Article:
Facing headwinds in feeding kids

June 14, 2022 00:36:49
Facing headwinds in feeding kids
Just a Bite
Facing headwinds in feeding kids

Jun 14 2022 | 00:36:49


Show Notes

Now that school is out for many Ohio children, we passed the mic to the Ohio Association of Foodbanks’ Director of Grocery Procurement and Child Nutrition Initiatives, Carol Whitmer, to talk about the programs that provide free meals for kids during the summer months. She speaks with Shane Hoffman of Team Vittles and Diana Davet of the Greater Cleveland Foodbank to examine the ways that summer meal programs are working for Ohio children and the ways they are not. These anti-hunger advocates speak about what they would change to make sure that no Ohio children go hungry.  



Find your local summer meal site on the Ohio Department of Education website here. You can also call 1-866-3-HUNGRY (486479) or text ‘FOOD’ or ‘COMIDA’ to 304-304 to find a site near you or get more information.  

“Nearly half of families with kids can no longer afford enough food 5 months after child tax credit ended,” by Carmen Reinicke, CNBC  

Learn more about Team Vittles on their website, on Twitter @TeamVittlesOH, and on their podcast, Join the Food Fight 

Learn more about Greater Cleveland Foodbank and their summer food programs on their website and on Twitter @CleFoodbank 

Find your local foodbank to find help, volunteer, and donate here.   

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Ohio Association of Foodbanks is aregistered 501c3nonprofitorganizationwithout party affiliationorbias.We are Ohio’s largest charitable response to hunger and our mission is to assist Ohio’s 12 Feeding America foodbanks in providing food and other resources to people in need and to pursueareas of common interest for the benefit of people in need.

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Episode Transcript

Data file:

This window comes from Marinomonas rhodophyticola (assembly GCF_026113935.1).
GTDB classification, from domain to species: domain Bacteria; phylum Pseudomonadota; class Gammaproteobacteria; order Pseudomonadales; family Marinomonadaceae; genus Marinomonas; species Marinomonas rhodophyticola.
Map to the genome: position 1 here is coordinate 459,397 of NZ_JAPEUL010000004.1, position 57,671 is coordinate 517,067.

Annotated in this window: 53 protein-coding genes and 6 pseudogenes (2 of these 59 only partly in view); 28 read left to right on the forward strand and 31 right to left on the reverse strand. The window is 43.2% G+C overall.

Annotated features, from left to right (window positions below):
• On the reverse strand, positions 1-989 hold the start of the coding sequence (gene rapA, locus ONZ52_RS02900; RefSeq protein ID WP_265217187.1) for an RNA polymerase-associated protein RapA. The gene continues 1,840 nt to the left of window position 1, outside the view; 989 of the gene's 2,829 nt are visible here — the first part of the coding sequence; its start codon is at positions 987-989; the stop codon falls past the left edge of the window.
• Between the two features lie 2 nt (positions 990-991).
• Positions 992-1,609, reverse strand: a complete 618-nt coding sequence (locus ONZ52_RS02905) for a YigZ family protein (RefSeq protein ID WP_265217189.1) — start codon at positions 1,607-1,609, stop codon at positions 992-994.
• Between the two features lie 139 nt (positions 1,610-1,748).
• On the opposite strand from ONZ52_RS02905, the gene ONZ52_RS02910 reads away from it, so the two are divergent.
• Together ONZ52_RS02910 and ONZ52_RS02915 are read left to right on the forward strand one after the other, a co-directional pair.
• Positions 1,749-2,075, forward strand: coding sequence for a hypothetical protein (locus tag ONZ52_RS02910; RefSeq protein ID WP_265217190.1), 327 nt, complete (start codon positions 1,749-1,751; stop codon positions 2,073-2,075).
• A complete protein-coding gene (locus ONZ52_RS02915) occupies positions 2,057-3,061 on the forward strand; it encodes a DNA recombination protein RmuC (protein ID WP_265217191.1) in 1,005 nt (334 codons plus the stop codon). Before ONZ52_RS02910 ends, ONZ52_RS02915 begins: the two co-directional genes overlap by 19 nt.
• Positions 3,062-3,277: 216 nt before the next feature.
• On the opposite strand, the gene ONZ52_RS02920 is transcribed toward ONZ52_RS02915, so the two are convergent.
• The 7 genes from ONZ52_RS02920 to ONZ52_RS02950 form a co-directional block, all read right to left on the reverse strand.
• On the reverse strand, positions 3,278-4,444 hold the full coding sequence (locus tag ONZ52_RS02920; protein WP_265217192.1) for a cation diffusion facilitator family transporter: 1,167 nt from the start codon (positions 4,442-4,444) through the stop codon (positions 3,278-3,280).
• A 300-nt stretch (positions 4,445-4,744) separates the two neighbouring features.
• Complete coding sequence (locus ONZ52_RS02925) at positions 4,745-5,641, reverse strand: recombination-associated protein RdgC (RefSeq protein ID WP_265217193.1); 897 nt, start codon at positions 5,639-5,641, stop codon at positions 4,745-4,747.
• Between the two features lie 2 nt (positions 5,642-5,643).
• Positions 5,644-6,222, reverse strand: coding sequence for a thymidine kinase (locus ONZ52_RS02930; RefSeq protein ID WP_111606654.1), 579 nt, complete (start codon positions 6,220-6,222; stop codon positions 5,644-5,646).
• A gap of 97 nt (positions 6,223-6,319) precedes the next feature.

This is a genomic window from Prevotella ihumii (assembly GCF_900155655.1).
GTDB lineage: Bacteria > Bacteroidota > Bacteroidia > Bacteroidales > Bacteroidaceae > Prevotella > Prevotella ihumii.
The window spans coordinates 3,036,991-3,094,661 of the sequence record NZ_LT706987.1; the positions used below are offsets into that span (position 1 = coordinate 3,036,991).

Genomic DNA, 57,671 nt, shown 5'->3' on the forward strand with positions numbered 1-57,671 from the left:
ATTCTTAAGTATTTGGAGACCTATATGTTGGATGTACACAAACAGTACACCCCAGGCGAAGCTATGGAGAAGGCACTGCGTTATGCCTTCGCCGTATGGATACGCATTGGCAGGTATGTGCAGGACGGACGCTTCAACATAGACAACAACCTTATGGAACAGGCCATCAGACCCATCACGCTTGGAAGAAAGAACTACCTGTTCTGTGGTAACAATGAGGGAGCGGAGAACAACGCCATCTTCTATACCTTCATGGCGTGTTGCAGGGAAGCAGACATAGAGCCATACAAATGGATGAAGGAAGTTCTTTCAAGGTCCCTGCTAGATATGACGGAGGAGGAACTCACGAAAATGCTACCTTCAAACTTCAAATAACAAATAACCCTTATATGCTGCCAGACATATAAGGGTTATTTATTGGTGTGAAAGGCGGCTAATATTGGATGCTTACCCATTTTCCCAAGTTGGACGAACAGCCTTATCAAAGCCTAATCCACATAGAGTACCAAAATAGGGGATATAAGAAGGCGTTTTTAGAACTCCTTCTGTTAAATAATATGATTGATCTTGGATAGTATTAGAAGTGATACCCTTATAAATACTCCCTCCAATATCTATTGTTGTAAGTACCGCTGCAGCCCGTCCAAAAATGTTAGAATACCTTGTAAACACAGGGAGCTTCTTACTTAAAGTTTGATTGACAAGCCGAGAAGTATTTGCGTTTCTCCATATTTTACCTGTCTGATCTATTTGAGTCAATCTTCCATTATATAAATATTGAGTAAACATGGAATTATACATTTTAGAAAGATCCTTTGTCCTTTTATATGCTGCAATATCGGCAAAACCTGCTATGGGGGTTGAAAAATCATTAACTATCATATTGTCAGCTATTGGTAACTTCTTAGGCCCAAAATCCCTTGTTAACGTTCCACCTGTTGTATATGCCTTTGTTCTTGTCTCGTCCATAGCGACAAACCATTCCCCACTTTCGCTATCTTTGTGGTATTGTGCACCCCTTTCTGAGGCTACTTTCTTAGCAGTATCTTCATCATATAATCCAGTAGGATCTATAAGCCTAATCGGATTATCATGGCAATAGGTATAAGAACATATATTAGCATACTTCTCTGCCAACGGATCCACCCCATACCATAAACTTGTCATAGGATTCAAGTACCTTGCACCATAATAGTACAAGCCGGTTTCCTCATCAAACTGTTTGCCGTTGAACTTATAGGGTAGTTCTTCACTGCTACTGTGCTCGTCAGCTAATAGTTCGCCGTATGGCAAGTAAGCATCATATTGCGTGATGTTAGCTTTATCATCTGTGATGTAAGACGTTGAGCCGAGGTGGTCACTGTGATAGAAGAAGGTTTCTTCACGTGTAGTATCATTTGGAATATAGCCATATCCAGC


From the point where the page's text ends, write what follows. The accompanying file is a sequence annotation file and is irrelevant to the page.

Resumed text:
Speaker 1 00:00:16 Summer break is here for Ohio's kids, which is welcome news in some ways, but for many kids, summer break also means they will be missing out on free breakfasts and lunches at school. Fortunately, there are resources including the summer food service program to help meet the nutritional needs of Ohio students. Unfortunately, the summer food service program only provides food to about one in 10 Ohio kids who normally count on free or reduced price school meals. So in this episode, Ohio association of food banks, director of grocery procurement and child nutrition initiatives, Carol Whitmer sat down with a couple wonderful outof school time meal champions to talk about how they work within the summer food service program regulations to feed as many kids as possible and how they wish the program might be modernized to allow them to feed many more kids in need. Speaker 2 00:01:19 Hi, this is Carol Whitmer. I'm the director of child nutrition, uh, initiatives with the Ohio association of food banks. And I wanna welcome everyone today, um, for our discussion about the summer food service program. So I'd like our two guests, Diana and Shane to go ahead and introduce themselves and tell us where they are from. Speaker 3 00:01:42 Okay. Uh, hi, I'm Diana David. I'm the director of programs at the greater Cleveland food bank in Cleveland, Ohio. Um, I oversee all of the children's nutrition program programming here at the food bank, as well as our mobile pantry programs. And I've been at this for six years now. Speaker 2 00:02:00 So great. Glad to have you and Shane, how are you doing today? Speaker 4 00:02:04 I'm doing great. Thanks for having me on today. Uh, as she said, I'm Shane Hoffman, I'm the technology services manager at the plain city public library. And I co-founded a group called team vis, uh, we're a group of librarians who talk at conferences around the state. We do webinars in the state regionally, uh, whatever we can do to tell people, especially libraries about getting involved in summer food service after school meals and other food programs that are available. We feel that libraries are great, uh, launching pads into the community for these initiatives, whether the library is the place where it happens or whether it happens at somebody else's site. Speaker 2 00:02:52 Great. Well, thanks for joining us today. I wanted to give everyone a little bit of background about what summer food service is. Um, we may use the acronym SF S P summer food service program today. Just a little, um, background for you there. Um, the summer food service program is part of the national school lunch program. The school meals that are served in schools, uh, every day throughout the United States when the school year is open. So the purpose is to fill that gap or need for kids that are, won't be getting meals, breakfast and lunch. Um, during the summertime, we're only mainly gonna be talking about what we consider an open site today. Um, these, um, sites serve needy kids, um, in areas where 50% or more children reside in an area eligible for free and reduced meals. So, um, that's kind of how the sites qualify and to give you a little bit of knowledge of how many kids eat summer lunch every year over 3 million children receive lunch on average, on an average day in the summertime, um, these meals are served at in school districts, um, through local governments, non-profits at parks, recreation centers, um, housing projects, boys and girls clubs, a whole variety of places where kids gather in the summertime. Speaker 2 00:04:19 But just to give you a little more context, only one in seven kids who receive a free or reduced lunch during the school year access a summer program. And there are many barriers to that, um, program, some of which are living out in rural areas. So there isn't a bus to take kids into those sites, um, crime in the neighborhood, parents not wanting their kids to go out, you know, during the summer kids just not knowing that the program exists. So it is a good program. It does have many benefits. Like they do provide activities. A lot of them provide activities for kids. Um, it helps with learning loss. It helps stretch a family's budget in the summertime with you're missing a lunch and a, a breakfast that's huge on a family's budget. Um, but the big drawback, like I said, is one and seven kids only receive those meals. Speaker 2 00:05:15 And that is mainly because the kids have to eat on site. They can't take the food away. Now during COVID, there were re those, a lot of those restrictions were waived because of kids, not the government or the communities not wanting kids to eat and spread COVID. So the kids could take food home for five days, um, or some even gave kids food for seven days. So that was huge. A lot more kids were able to be served during the, during, um, the COVID time. So if we could go ahead and, um, maybe talk about what each of our organizations do. Um, I will start first, like I said, I'm the director of summer initiatives or child initiatives here at the Ohio association of food banks. Um, as the association, we do run a summer what we call weekend meal program, where we give kids a bag of food, um, who attended traditional summer food service site to take home on the weekend to, um, cover those six meals. Speaker 2 00:06:19 They would be losing, um, during the weekend time. And we also, um, run a world meal delivery program where we actually pack a box of food and our, um, partners either deliver it, or parents will come once a week to pick up those boxes. And these are for kids that live in rural parts of Ohio that, um, have no transportation and cannot have access to the, um, summer programs. These programs are limited, cuz it's a limited funding. It is not, these are not U S D a programs I probably should have said before. Um, the summer food service program is, um, a U S D a um, program it's paid through, through reimbursements through the federal government. So the programs that we run, um, are not a run through federal government. So it is very limited in the amount of kids we can actually reach in the summer. Some of our member food banks, like Cleveland do run summer food service programs, and those are very successful in the communities they, they reach. So Diana, if you wanna maybe give a little more background of what you do in the summer pre COVID and now with the COVID waivers being lifted, um, to give people idea of what you are doing there in 21. Speaker 3 00:07:42 Okay. Um, we've been participating in the summer feeding program for 14 years now. Um, it has morphed as each year has gone by, depending on what kind of rules and regulations, the, uh, U S D a puts out for us. Um, we sponsor, like you said, we sponsor boys and girls clubs. We sponsor local libraries and county libraries, churches we've even had it at a fire station a couple of times, depending on which summer it is and when they are, um, able to accommodate our needs and the children's needs around them. We also, um, have partnered now with the, uh, this year, I'll just say with the Cleveland Metro parks. So we'll be joining them with their lunch and learn program, um, uh, eight, six, I'm sorry, 10 times. Wow. I forgot there were five parks. Uh, so it'll be 10 times during the summer, they'll have a lunch and learn. Speaker 3 00:08:33 We'll bring lunch. They will have lunch to serve to the children. So we look for unique, um, partnerships, but we find that some of our most stable partnerships are our libraries and our boys and girls clubs who have been with us pretty much from the day we started the program. We sponsor in, uh, five out of our six county, um, in our five out of our six county service area. And, um, that's Cuyahoga lake, Jaga Ashland, Richland and lake counties. And we find that, you know, as we've moved through the years, we started with 10 and we are currently up to a hundred to 105 each summer, um, during COVID that was really very different. Um, we'll I can say that we went from a hundred sites to 60 sites during the major part of COVID. Um, and of those 60 sites, 18 of them were, were our own mobile truck going out. Speaker 3 00:09:28 So, um, as we sponsor those sites, we averaged before COVID about 190,000 meals going out during that say 48 to 50 day period during the summer that we run our program. Um, and that's in the two years prior to COVID. So we found that, you know, our sites were carryover sites. So a lot of our sites were already on with us during after school at risk feeding, um, or as we call it kids cafe and they, uh, just moved into summer, along with us, knowing that the kids would be in need of those meals since they wouldn't be going in the years prior to COVID probably going to summer school or any kind of activity at the school. So they'd be losing their breakfast and lunch and that, um, so over that time, we count our children as unduplicated. So a hundred thousand, 190,000 meals, we were looking at over 5,000 unduplicated children during that time, um, that we covered in this program. Speaker 3 00:10:27 And we knew there were more out there. We were looking for new ways to go ahead and reach out. Um, once COVID hit, it was, it was a major shock for everyone, as we all know, um, but going from a hundred to 60 sites and trying to figure out how to reach those children, who a weren't coming out of the house, either doing due to COVID restrictions or their parents. And so in the time period of when the COVID waivers from U S D a came out, we had 10 days. And in 10 days we turned around our program to have two mobile trucks leaving the food bank every day, five days a week, and having at least two stops each. So that's where the 18 sites would come in. Um, because we knew they weren't going to be able to go to library because the libraries were closed. Speaker 3 00:11:14 Um, and at the boys and girls clubs were closed at that time, especially early on in, um, 2000. So with those two trucks, um, we were able to go to the parking lots as the libraries because they knew we would be in their neighborhood and we could help, uh, families by giving out. We gave out five days worth of food. During that time we would give out, uh, breakfast lunch, and then we would give a, uh, shelf stable backpack to make sure that during that time period that we would be gone when we came back there, we would be kind of at the end, but we could help them get through that five days. Um, we coordinated with our local school district, Cleveland pub, uh, metropolitan school district to make sure we were not near them because they were doing the same thing at school sites. Speaker 3 00:12:00 So our collaboration worked very well to help us, um, in 2000 and, and 20 in that time period, we served 189,000 plus meals, which is our average for the two years prior to that. Um, and most of that came from our mobile units. After that in 2021 in the, in the mobile unit, we moved back to aid sites because as restrictions started to lift our library started to reopen. They were doing grab and go directly from the libraries. And so that really helped us. Um, we wanted to get our regular partners back into the swing of things. We didn't wanna lose our trucks, uh, but we technically wanted to continue with that program because of the grab and go. And, um, a funny thing with that, we just, uh, received our brand new mobile truck, um, last week Tuesday, and we no longer have waivers. Speaker 3 00:12:57 So we are currently trying to figure out what to do with this beautiful new truck. Um, but we are gonna figure out a way to get out there into the community and help out. But, uh, with this, I mean, like you said, the waivers came about at the right time at COVID and it took a while, unfortunately to get that decision. I mean, turning a program around in 10 days, um, to make sure that we could reach the children in our neighborhood was, was a pretty big feat. And I give my credit to all of my staff for being able to do that. But, um, you know, it's, it's a program that morphs itself, depending on where you live and I, you know, being in a rural area and we do have rural counties, that's where we're trying to look forward forward to getting either more sites or moving our mobile units down into those areas, um, to, to get to the children we found during COVID that we could get to more children and give them a better, uh, give them better access to the food than having it at set locations. The libraries are great. It is true. They're all through our neighborhoods, but when we could go to them, we saw that we were serving more children. Speaker 2 00:14:11 Great. I, I liked what you said about, well, I don't know if I liked it, but your, your point about you had 10 days to turn around. And I, one thing I feel like COVID taught us is all those things that we were told could not happen, can happen. <laugh>, you know, uh, we can't, you know, feed kids, uh, grab and go in the summer, but when COVID happened, we were able to do that. And, uh, people, you know, stepped up to the plate and really, you know, went above and beyond to help kids and serve people that needed it. So, Shane, um, if you'd like to, um, tell us a little bit about what you do and how you coordinate with summer food, and also then talk about how things changed for the libraries during COVID. Speaker 4 00:15:00 Uh, thank you. Mm-hmm <affirmative>. Yeah, like I said, about five years ago, we started this group called team vis, which is just a loose organization with some librarians who had some experience with summer food and other food programs and noticed that people tended to get stuck. They didn't understand it. They didn't know where to start, or, you know, maybe the paperwork was difficult. So we decided our best bet was to band together and start going out, talking at conferences, meeting people where they are and getting past misconceptions. I think our person, uh, Sarah shaft calls it, uh, getting, getting over the stucks. What are the things you're stuck on? And so one of the first things we figured out was our three points. We tried to hit with everybody. We talked to, uh, the first one is that you don't have to cook the food. Speaker 4 00:15:59 There were a lot of people who thought, you know, we can't do this. We don't have a kitchen. We can't cook. We can't prepare meals. We don't have the staff for that. So we make sure they know they don't have to cook the food. Uh, we let them know that, as you said, this is a U S D a program. Everything gets reimbursed. And if you have the sponsor, they'll, they're usually able to take care of all of that payment up front. You don't have to, uh, come up with any money for this program, really beyond a little staff time. And that there's very little paperwork. Once we got past those three hurdles, people seem to just open up and they're like, wow, we really can do this. So on a, so honestly we've spent five years saying those three lines to as many people as we can. Speaker 4 00:16:48 <laugh> one of our other, uh, things we like to say is that we'll talk to anyone and everyone, uh, whether they want to talk to us or not, because we've also discovered that repetition is the key. So a lot of people have just heard us give these talks over and over and over. As I recall, it took me three to five years before I started team bids to get involved in food, programming myself, uh, where things changed with COVID for us. Uh, we had to figure everything out again, there were no conferences anymore. So we had to learn how to do a podcast. And we started reaching out to any number of our partners. We talked, uh, we've had you on at least one or two of our podcasts. We've talked with children's hunger Alliance we had. So we had to learn new ways to get the message out to people. Speaker 4 00:17:41 And we had to learn new ways to encourage them to do what we call embedded librarianship, where the librarians are going out into the community to find the partners. Uh, one of the things I lucked out on very early is my community has a group called the community coalition. And that's a group that just talks about what the needs of the students in the school district are. So I went in and I was sitting on that board. And so I had made a lot of connections in the community through that. And when COVID came around, I was able to go and reach out to any number of churches and other groups as the waivers came into effect. And then instead of just the library, which we like so many others, our doors were closed. We were doing some very limited service, but we were able to partner with a couple of churches and with the community center. Speaker 4 00:18:38 And we were able to help set up, I think, four or five different sites throughout the community. And we were able to coordinate with those sites to, um, vary the serving times and days so that we could hit more people. When, you know, parents don't have to bring their kids. They can come to this site during a lunch break. If they're working, if they can't get away during a lunch break, maybe they could hit this other site in the evening one day. So we tried to provide as many opportunities in our community for people to come in and to get those meals. Since then, we've still just been going around trying to get people involved in other types of programs, like, uh, the rural food package programs, I think, what are they called? Senior boxes. And so, yeah, now that things are opening back up, we are trying to encourage our partners to meet needs in new ways, because I don't, I don't think any of our sites that we created during COVID are still eligible, which is very sad. We have people reaching out to us every day, going, you know, what can I do now? You know, I still have to feed my kids. So, you know, we're trying to put new programs together without the U S D a backing. Speaker 2 00:19:56 Great. So how many libraries do you Del in Ohio are involved in summer food service Speaker 4 00:20:05 Before COVID? Yeah, uh, it was a large and growing number. Janet Ingram Dwyer from the state library keeps track of some of this information mm-hmm <affirmative>. And before COVID started libraries represented, I think 11 or 12% of all the summer food service sites in the state, I think, uh, maybe Marysville was one of the largest single sites mm-hmm <affirmative> and they were written up with another library, I think in Virginia and the New York times a couple years ago. So, um, libraries are definitely a good partner and they're definitely stepping up to the plate, uh, with this need. Speaker 2 00:20:47 Great. So let's kind of talk more about during the pandemic. What would, what did you feel as far as your organization, the positives and the negatives of the waivers and, um, the changes that happened within your organization because of COVID and specifically to summer, uh, Diana, do you wanna go first? Speaker 3 00:21:10 Sure. I would say the positives is that we could have Mo mobile units. We could have an instant mobile unit due to the fact that the waivers gave us the opportunity for grab and go multiple meals, parental pickup. So, um, us being able to, you know, use those waivers to, to get out to the children, knowing that they couldn't get to the libraries or that the libraries, you know, were not as, as accessible as they had been in the past. There was a lot of drive up. A lot of our local libraries did drive up pickups. So they were hand in out books and DVDs and meals all at the same time, which was kind of a great thing. They knew what time it is. Um, the being able to give multiple meals when we took, when our sites could, you know, do it, um, and had the room to hold it. Speaker 3 00:21:55 And, um, I think that just looking at, you know, the area eligibility percentage drop it really, like Shane said, we have sites that we can't, we can't accommodate again this year, now that the waivers are gone and they were in those fringe areas, they were right on the edge. Um, one of our sites just as a little antidote is that on one side of the street is eligible on the other side of the street, they're ineligible and they happen to be on the ineligible side of the street. So how do you now explain to them that they can no longer give food to the same children who are gonna be coming from the eligible area, but because there is no way to, to map that correctly or the school system information isn't is, is above 50%. Now we no longer have that ability. So the three things would probably be our mobile, the multiple meals and the area eligibility being lower to give us those fringe children that we hadn't seen in the past. Speaker 3 00:22:50 Um, those would, I think, would be the positives that we had from it, um, negative for us late notice from the government. I mean, we all, we're all gonna shake our heads and laugh about that. You get 10 days to change how you run a program. Um, and then they won't tell us when, whether they'll extend it. Um, something comes up, you know, in the state, how, uh, in the, in DC, and we get put to the end of the list on what we're gonna decide, um, clarity on some of those waivers, because we do run many different programs. Um, and after school at risk, we had to ask a lot of questions about that because it really was, and it was, there was kind of squished in the middle, down at the bottom. And luckily enough, we had help from our state, uh, specialists to make sure that we understood that. Speaker 3 00:23:37 And you know, the other negative is bad timing, just bad timing from the us government. We all know that's not gonna change anytime real soon, but it is hard to try and change a program and run it within guidelines of what are we gonna do? Are we gonna extend, will we not extend? Um, so you have to plan two programs and then hope that when you train your sites, because we are a sponsor of a hundred sites, we have to have them all trained before we start, we have to decide which one we're gonna use, and then hopefully not have to change in the middle of, of the river, get off the horse and just start again. So those would be ours. Speaker 2 00:24:19 Um, Shane, do you have anything to add? Speaker 4 00:24:22 I would personally focus on the grab and go meals as one of the best, and I, I wouldn't call it best and worst, but, uh, it was sort of a double edge sword. We were able to reach so many more libraries when it became grab and go. It is so much easier on staff time because that's always the big, big deal. It's like we can't spare that many staff to watch a space. We don't have the space to sit kids down for meals. So with grab and go, we found ourselves talking to a lot more people who really wanted to get in, especially because of all the hardships around COVID. And just on a personal note, the only reason I would ever even consider that a drawback is there's a sense of community in eating a meal with other people. And that is so important for so many people, but I don't know that that necessarily outweighs the fact that we're able to get food to more people and with the other waivers at different times, that fit into their schedules. So again, I just think that the grab and go meals help everyone reach so many more people. And I would really hope that our, uh, representatives are taking that into account as they consider the, uh, what is it, the CNR, the child nutrition, reauthorization, Speaker 2 00:25:44 Right. Uh, I think you both kind of touched on this, um, of the staffing issues. Um, I've been talking to several summer food service sponsors and sites that are not running this year, um, because they don't have people to serve the meals. And I don't know if you've heard that as well. Um, and I, I think that's one of the wave. I don't know if we could have a waiver for people that can't find staff. That would be wonderful. So I don't know if you've heard that as well, or if you have any other comments to add about that Speaker 3 00:26:17 Here, here in Cleveland. Yeah. We've, we've heard that, that is, that is one of the, one of the reasons, um, besides, um, the area eligibility that people are not coming back. And I agree with Shane, our libraries are the ones that if I could have a special wand and get a waiver just for libraries, it would be the one that I would say grab and go is the best for, because we saw an increase in, in meals going out and, and staff time. I mean, uh, we do understand they have that, that same issue. Um, so I would agree with that, Shane. Speaker 4 00:26:48 Yeah, we, the sites we set up just in my community, uh, my, my school district has a population of about 12,500 people. And over the course of the pandemic, we gave out over 25,000 meals. And I don't believe any of our sites had more than two people working a site at any given time. And some of those days I was involved with some of the sites more hands on in the early days while they were ramping up. And it was gangbusters. I mean, we were packing stuff into bags, running it out while one person would take attendance. And we were just tired by the end. <laugh>, Speaker 2 00:27:32 Uh, switching gears a little bit, um, for people maybe that are listening that wanna be involved in summer. Um, do you have any suggestions for people that wanna a nonprofit out there that's thinking about, um, becoming a sponsor, uh, what's the best way to go about it? If you, uh, knew what you knew now, then what would you do differently? Speaker 3 00:27:55 Uh, well, I would say talk to somebody who's already running the program, see what the good things are for them and, and the things that cause them any kind of grief or trouble, um, and, and create good relationships within your community so that you can talk to your local school district and others who are already running these programs, whether they're a sponsor or there's, or they're being sponsored by somebody so that, you know, what's going on in your community and you're not having overlap. And, um, if you don't, we have our own production kitchen. So I know we're a little different than a lot of people find a good vendor. Um, we are asked every day to vent for other smaller sponsors and sites. And, um, we are currently getting ready to move into a new kitchen. So that may be a possibility moving forward, but having a good vendor and knowing that they understand what you're doing, but first off, talk to somebody who's already doing it. A, you know, reach out to any food bank who has this in their, um, repertoire or even chain organization. They know what's going on. Um, they can help you with those ins and outs and what may, may or may not work for you. Speaker 2 00:29:07 Thanks. I, I getting talking about vendors, I know I've talked to some, um, sites that have blended with their local colleges or universities or a good source. Um, your food bank. A lot of our food banks do have kitchens, even though they may not be a summer food service sponsor your meals on wheels. Uh, so any place that serves meals in the community, a lot of organizations are look looking to make a little more money, a little extra income revenue flow. So there you just kind of have to get out there and look around your community. Uh, Shane, do you have any, um, suggestions or, um, uh, ideas for people that wanna get involved? Speaker 4 00:29:50 One of the things I've found is that the two, two of the best resources for finding out where the need is in your community, uh, are both at your local schools. If your school has a social worker and the person who is in charge of food service at the school, they usually have those answers. I have leaned very heavily on the social workers at the schools to find out, you know, where that need is, and then reached out to try to find partners in that area. Uh, you know, we're constantly learning new ways to get involved. It wasn't until COVID started, I realized that I could do what Diana was talking about, and my organization could go out into an eligible area and do the meals. I didn't, you know, I thought I had to register at a site and the site had to meet all of the qualifications that I wanted to do. So I think if you just reach out to find out where those needs are, and if you have questions, just get in touch with someone from like children's hunger Alliance or someone like Diana who has more information about what it takes to be eligible and get the work done. It's a lot, it's a lot easier than it sounds when you're trying to do it all on your own, in a vacuum. Speaker 2 00:31:18 Great. Um, just one final maybe question, or if a comment from everyone about what is your long term dream, if you could be king for a day, summer food king for the day or queen, um, what would you love to see happen with the program, Diana? Speaker 3 00:31:41 Um, I would say if I, if I, yes, if I could be queen for the day, I would have grab and go at all library locations. So shame, sorry. I took yours probably on that one. <laugh> um, and to enhance mobile delivery into rural areas and just within any area, um, grab and go would enhance a lot of, uh, programs that could go out into the community and actually find where the children are and through the school system or all of, or, or social workers like Shane was mentioning before. And my second on that one, if I could be for a day, I would have them reduce the area eligibility to at least 40%. So we can find those fringe, fringe, children who are right on the edge and, and every day we're learning, you know, being in a food bank, we're just like everyone else, food keeps going up and there, you know, costs just keep going up and fuel keeps going up. Speaker 3 00:32:37 So we are constantly battling the same thing that our neighbors are battling, but we wanna make sure that everything is still free. And maybe being able to give those families who are right on that fringe a little bit more security in, in their daily life, by being able to have these meals for their kids during the summer, or even throughout the school year. You know, because especially during the summer, they're feeding them breakfast and lunch, which they're not used to doing. And that is, you know, you have a 13 year old that can eat twice as much as any one of us. Um, and we know how much that costs these days. So those would be my two things if I could be queen for a day. Speaker 2 00:33:12 And, uh, Shane, do you have anything to add? Speaker 4 00:33:16 Oh yeah, I had to, I had to start thinking quick. She, she did steal my idea there. Speaker 3 00:33:20 I'm sorry, Shane. You can say it. It's Speaker 2 00:33:22 Okay. That's a good one. Speaker 4 00:33:24 What I would love to do, if I could wave that magic wand is out in those fringe areas. You're talking about just boom, food, trucks, style delivery meals on wheels, style delivery, to those people who can't get in and are in an area where you can't set up a site because there's like one, maybe one kid out in this area and there's two or three kids over here and they're just impossible to hit. Otherwise. I would love to be able to do, you know, like a, a food truck delivery system where those kids can get meals delivered to them. If they can't get to a more local site, I'm not sure what else I would do, but just being able to reach those kids who are absolutely stuck and still have that need. Speaker 2 00:34:12 Yeah, I, I would add, I would love to be able to mail those boxes out to those kids if there are only 20 kids in an, um, area or something like that. But, um, yeah, if I were queen for the day, I I'd love to be able to have people. I, I don't have anything against summer food, the traditional, um, model, but it doesn't work for everyone. I think it's great for kids to come in and, you know, um, socialize with other kids read, you know, it helps with all those type of things, but it doesn't help those kids that, you know, can't get to those sites. So I would love to be able to have some sort of hybrid thing, you know, like everyone's saying, can you do a grab and go, or can you do both kids eat or the kids that can't stay, grab and go. So I think we're all in agreement on there that the, uh, system is old antiquated and isn't meeting the needs of kids today. So if you, if you are looking for a summer site, you could go to the Ohio department of education website and they have a list and there is also a number to text. So I wanna thank, uh, both of you for joining us. And I think this was a great conversation and, um, I wish you all good luck this summer. So thanks a lot. Speaker 3 00:35:33 Thank you. Thanks for having Speaker 0 00:35:34 Me. Speaker 1 00:35:42 Thanks to Carol for hosting this conversation and special, thanks to Diana and Shane for their time. And also for all they do each day to address childhood hunger and keep kids fed. We hope Congress will take up robust bipartisan child nutrition, reauthorization to address some of the longstanding issues that they highlighted and help more kids access the nutritious meals they need. In closing, I'll leave you with a finding from a recent survey, conducted a 500 parents that were receiving expanded monthly child tax credit payments. Before those payments were discontinued by Congress. The study found that nearly half of parents who used to get those payments now say they can't afford enough food to feed their families. We continue to call in our state and federal governments to work together, to do more, to keep kids and families fed every day. We'll talk to you next time.